Irish Left Archive: The path to marriage equality in GCN – I May 23, 2016Posted by Tomboktu in LGBT Rights, Marriage equality, Social History.
It is a year since we voted not only to lift the ban on same-sex couples getting married, but to place an obligation on the state to put in place a law for marriage equality.
Marriage equality was not always the priority for the gay community. This post looks at the evolution of interest in that topic and the related questions of gay families and of the recognition — both legal and unofficial — of partnerships. It is far from a scholarly article: First, it uses just one strand of data: the pages of Gay Community News (GCN) in the first half of 1990s; second, my collection of back issues is incomplete. Never the less, they illustrate what the gay community’s leaders were saying and what its media felt was important to report.
The first issue of GCN in my collection is from 1990, and even that is too late if you want to do a complete analysis, because it does not show if or how the Irish lesbian, bisexual and gay community reported on or reacted to the introduction of civil unions in Denmark in 1989.
The first two cuttings are from issues of GCN published a little over two years apart, in December 1990 and April 1993. They are interesting not for what they say about marriage, civil unions, same-sex couples of lgb families, but for the complete absence of anything on those topics. But they were both written before male homosexuality was decriminalised in June 1993, and the priority in Ireland at the time was to secure that piece of law reform.
It is interesting, then, that the first mention of marriage for a gay couple in this sample of GCNs comes less than a year after the Oireachtas brought Irish law into compliance with the European Convention on Human Rights, following David Norris’s win in the European Court of Human Rights. However, it wasn’t in Ireland, but in Russia, where a couple applied for and were refused permission to register their marriage. The same issue has a short piece about a protest outside the Danish embassy in London, where Outrage asked the Danes to invade Britain, taking with them their civilised laws, including civil unions.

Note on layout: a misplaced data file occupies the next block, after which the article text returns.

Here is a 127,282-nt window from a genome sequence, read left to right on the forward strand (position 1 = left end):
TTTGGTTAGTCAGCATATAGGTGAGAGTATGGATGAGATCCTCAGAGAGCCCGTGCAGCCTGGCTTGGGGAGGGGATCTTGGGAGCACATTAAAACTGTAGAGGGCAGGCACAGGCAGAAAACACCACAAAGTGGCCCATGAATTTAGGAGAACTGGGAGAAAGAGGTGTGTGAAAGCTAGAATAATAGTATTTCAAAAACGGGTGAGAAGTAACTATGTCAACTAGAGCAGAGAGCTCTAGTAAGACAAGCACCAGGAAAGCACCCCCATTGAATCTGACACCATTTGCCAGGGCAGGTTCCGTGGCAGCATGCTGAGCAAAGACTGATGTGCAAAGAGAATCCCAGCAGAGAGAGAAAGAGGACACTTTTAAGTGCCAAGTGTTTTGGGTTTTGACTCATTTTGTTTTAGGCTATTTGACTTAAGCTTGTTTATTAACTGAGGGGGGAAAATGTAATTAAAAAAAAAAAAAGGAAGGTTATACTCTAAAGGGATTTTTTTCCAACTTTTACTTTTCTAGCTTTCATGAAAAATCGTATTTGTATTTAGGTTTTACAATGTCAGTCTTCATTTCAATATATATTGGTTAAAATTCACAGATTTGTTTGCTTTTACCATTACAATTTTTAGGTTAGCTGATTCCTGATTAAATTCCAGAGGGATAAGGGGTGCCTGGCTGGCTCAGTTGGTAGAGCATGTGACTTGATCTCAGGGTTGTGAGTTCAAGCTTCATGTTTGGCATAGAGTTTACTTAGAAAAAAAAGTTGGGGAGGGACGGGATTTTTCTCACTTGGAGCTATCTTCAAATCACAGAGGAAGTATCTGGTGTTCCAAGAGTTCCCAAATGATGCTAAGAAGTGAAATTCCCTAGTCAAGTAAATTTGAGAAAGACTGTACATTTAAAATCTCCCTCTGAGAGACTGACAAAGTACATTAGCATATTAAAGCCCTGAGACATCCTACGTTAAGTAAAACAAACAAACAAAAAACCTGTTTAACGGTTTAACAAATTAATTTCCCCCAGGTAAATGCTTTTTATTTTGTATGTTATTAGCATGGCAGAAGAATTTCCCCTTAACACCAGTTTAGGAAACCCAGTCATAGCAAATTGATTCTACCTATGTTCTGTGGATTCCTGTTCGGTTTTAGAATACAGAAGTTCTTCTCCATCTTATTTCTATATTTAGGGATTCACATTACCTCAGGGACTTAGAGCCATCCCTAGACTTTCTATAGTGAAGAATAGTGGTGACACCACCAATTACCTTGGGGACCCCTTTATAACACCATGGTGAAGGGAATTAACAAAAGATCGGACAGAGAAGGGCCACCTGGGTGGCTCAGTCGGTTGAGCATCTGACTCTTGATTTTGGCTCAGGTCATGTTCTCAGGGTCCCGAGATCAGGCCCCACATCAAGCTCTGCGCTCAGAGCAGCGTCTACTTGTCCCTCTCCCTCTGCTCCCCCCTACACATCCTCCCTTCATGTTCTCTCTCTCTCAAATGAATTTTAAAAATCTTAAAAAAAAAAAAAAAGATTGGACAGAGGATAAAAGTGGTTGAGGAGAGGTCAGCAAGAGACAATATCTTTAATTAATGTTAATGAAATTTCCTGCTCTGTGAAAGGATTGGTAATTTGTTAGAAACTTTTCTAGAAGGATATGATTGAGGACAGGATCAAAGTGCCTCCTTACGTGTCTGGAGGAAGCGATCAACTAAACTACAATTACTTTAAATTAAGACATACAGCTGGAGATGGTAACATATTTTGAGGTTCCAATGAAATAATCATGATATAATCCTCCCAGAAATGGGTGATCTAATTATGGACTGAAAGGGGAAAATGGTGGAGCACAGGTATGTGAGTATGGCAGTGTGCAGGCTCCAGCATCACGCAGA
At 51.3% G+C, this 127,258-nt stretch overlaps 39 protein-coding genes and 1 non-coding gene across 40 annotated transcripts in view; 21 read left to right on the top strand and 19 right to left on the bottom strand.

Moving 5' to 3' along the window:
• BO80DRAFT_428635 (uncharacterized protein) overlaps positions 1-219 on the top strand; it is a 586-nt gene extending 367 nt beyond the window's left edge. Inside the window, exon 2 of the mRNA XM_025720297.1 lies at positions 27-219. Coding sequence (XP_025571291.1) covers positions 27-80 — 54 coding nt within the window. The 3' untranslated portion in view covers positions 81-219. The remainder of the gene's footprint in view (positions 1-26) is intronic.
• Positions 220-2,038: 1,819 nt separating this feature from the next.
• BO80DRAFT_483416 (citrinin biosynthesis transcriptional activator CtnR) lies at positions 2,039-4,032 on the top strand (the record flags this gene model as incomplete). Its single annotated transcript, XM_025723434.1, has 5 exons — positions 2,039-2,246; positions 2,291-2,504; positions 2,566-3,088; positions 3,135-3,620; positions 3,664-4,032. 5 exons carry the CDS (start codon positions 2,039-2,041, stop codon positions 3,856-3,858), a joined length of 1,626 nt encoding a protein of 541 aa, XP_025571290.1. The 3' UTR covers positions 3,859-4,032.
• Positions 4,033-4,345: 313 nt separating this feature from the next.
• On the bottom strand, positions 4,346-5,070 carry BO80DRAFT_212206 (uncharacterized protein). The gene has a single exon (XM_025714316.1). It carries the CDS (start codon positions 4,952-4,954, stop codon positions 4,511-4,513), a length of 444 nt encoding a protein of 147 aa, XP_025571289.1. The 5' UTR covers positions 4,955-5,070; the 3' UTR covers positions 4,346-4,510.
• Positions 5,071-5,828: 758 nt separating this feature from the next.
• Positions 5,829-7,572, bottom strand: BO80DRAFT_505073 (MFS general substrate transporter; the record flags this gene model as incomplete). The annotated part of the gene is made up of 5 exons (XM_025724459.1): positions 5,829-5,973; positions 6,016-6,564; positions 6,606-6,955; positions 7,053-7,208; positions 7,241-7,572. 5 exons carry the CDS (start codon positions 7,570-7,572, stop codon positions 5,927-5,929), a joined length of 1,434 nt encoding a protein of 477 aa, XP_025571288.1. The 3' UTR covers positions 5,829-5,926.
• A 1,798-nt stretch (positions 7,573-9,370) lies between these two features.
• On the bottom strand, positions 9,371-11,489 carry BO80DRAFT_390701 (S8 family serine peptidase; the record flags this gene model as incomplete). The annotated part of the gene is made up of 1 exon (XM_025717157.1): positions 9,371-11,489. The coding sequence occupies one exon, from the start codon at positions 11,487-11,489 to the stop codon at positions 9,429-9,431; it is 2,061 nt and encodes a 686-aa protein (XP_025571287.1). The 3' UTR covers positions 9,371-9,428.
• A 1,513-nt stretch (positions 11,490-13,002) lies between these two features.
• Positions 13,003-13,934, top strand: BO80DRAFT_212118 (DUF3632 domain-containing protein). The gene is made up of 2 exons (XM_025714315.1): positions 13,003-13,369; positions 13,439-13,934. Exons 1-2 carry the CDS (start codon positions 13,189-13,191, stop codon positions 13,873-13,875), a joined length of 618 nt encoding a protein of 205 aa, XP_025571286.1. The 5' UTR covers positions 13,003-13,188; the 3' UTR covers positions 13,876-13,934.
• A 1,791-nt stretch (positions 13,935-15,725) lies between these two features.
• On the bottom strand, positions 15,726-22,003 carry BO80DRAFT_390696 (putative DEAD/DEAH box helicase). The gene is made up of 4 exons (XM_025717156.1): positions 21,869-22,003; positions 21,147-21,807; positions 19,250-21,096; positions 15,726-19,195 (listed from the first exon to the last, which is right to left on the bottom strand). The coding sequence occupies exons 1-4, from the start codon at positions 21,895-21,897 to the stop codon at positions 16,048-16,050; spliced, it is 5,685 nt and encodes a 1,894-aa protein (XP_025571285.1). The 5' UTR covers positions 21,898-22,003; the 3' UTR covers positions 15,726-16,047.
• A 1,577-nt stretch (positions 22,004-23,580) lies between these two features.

The third piece from that May 1994 issue is a report of an open meeting GLEN held with its “sponsoring” groups — that is, the lgb organisations around the country. The absence of a reference to civil unions, partnership, same-sex marriage, or lgb families suggests that they were not on the agenda.
A month later, in June 1994, we see the first references to Irish lgb couples. On the Health and Lifestyles page, Ciaran O’Keeffe wrote a feature article about the need for same-sex couples to make a will.
But the first calls for legal recognition for Irish same-sex couples that is reported in GCN came not from within the lesbian and gay community, but from Fianna Fáil. The European elections were held in June, and GCN contacted the candidates to ask them each to contribute 150 words on the relevancy of their candidacy to lesbians and gay men. Fianna Fáil’s Olive Braiden was unsuccessful in the election, but she did identify the specific issue of inheritance and insurance rights of partners as an issue in her short piece for the paper.
On the other hand, Fine Gael’s Jim Mitchell was opposed:
Making provision for marriage between or adoption by, a couple of the same sex raises fundamental questions and I do not support such proposals.
Pat Rabbitte stood for Democratic Left in that election, and he referred to coverage of a report adopted by the European parliament thus:
Lurid banner headlines screamed gays to marry!, followed by pontification on the decline of the west — hardly the hallmark of a tolerant society.
A further development from abroad was also mentioned in the June 1994 issue: the Swedish parliament considered a bill to create registered partnerships, although GCN‘s headline is the misleading “Swedish Marriage”.
The final two extracts from 1994 were both published in the September issue, and show that the reticence in the lgb community’s leadership was not necessarily shared by everybody in that community. Drogheda’s lgb community held its first pride event in July. One of the highlights of the pride disco, GCN reports, was a lesbian ‘wedding’ (with inverted commas in the original). The paper also devoted a full page to lesbian parenting — specifically, how to become a parent through the assistance of a sperm donor.
(Many thanks to WbS for scanning the images. In a few weeks, I’ll post the second article in this series, looking at the second half of the 1990s.)